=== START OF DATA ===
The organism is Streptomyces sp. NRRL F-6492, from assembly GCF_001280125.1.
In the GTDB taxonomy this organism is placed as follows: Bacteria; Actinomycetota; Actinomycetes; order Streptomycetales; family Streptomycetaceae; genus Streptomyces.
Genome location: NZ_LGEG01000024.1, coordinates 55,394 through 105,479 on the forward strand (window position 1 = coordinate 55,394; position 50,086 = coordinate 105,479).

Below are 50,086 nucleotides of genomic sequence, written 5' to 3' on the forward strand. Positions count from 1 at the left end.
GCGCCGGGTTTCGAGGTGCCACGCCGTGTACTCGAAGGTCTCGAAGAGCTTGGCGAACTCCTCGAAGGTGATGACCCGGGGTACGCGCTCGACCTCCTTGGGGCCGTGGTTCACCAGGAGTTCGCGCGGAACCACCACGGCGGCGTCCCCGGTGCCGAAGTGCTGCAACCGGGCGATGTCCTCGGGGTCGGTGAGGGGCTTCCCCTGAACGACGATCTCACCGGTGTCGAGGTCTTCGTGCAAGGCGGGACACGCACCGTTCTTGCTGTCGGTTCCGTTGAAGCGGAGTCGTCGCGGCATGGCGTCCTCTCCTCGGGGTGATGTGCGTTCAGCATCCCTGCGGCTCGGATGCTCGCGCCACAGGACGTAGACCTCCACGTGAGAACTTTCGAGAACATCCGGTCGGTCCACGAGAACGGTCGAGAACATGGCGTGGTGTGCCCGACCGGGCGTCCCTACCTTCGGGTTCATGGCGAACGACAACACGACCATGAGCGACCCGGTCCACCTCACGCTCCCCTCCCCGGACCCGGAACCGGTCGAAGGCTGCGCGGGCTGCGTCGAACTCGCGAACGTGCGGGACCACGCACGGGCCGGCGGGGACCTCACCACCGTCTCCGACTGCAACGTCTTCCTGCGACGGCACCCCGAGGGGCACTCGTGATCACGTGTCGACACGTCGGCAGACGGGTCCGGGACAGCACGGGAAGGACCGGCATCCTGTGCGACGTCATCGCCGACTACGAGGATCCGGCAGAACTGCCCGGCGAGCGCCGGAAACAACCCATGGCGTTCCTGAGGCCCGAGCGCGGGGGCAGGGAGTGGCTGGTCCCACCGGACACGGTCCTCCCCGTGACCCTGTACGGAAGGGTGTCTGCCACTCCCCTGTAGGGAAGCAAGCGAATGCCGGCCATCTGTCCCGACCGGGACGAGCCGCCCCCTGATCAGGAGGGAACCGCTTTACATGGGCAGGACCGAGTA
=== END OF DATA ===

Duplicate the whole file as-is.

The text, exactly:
The organism is Streptomyces sp. NRRL F-6492, from assembly GCF_001280125.1.
In the GTDB taxonomy this organism is placed as follows: Bacteria; Actinomycetota; Actinomycetes; order Streptomycetales; family Streptomycetaceae; genus Streptomyces.
Genome location: NZ_LGEG01000024.1, coordinates 55,394 through 105,479 on the forward strand (window position 1 = coordinate 55,394; position 50,086 = coordinate 105,479).

Below are 50,086 nucleotides of genomic sequence, written 5' to 3' on the forward strand. Positions count from 1 at the left end.
GCGCCGGGTTTCGAGGTGCCACGCCGTGTACTCGAAGGTCTCGAAGAGCTTGGCGAACTCCTCGAAGGTGATGACCCGGGGTACGCGCTCGACCTCCTTGGGGCCGTGGTTCACCAGGAGTTCGCGCGGAACCACCACGGCGGCGTCCCCGGTGCCGAAGTGCTGCAACCGGGCGATGTCCTCGGGGTCGGTGAGGGGCTTCCCCTGAACGACGATCTCACCGGTGTCGAGGTCTTCGTGCAAGGCGGGACACGCACCGTTCTTGCTGTCGGTTCCGTTGAAGCGGAGTCGTCGCGGCATGGCGTCCTCTCCTCGGGGTGATGTGCGTTCAGCATCCCTGCGGCTCGGATGCTCGCGCCACAGGACGTAGACCTCCACGTGAGAACTTTCGAGAACATCCGGTCGGTCCACGAGAACGGTCGAGAACATGGCGTGGTGTGCCCGACCGGGCGTCCCTACCTTCGGGTTCATGGCGAACGACAACACGACCATGAGCGACCCGGTCCACCTCACGCTCCCCTCCCCGGACCCGGAACCGGTCGAAGGCTGCGCGGGCTGCGTCGAACTCGCGAACGTGCGGGACCACGCACGGGCCGGCGGGGACCTCACCACCGTCTCCGACTGCAACGTCTTCCTGCGACGGCACCCCGAGGGGCACTCGTGATCACGTGTCGACACGTCGGCAGACGGGTCCGGGACAGCACGGGAAGGACCGGCATCCTGTGCGACGTCATCGCCGACTACGAGGATCCGGCAGAACTGCCCGGCGAGCGCCGGAAACAACCCATGGCGTTCCTGAGGCCCGAGCGCGGGGGCAGGGAGTGGCTGGTCCCACCGGACACGGTCCTCCCCGTGACCCTGTACGGAAGGGTGTCTGCCACTCCCCTGTAGGGAAGCAAGCGAATGCCGGCCATCTGTCCCGACCGGGACGAGCCGCCCCCTGATCAGGAGGGAACCGCTTTACATGGGCAGGACCGAGTA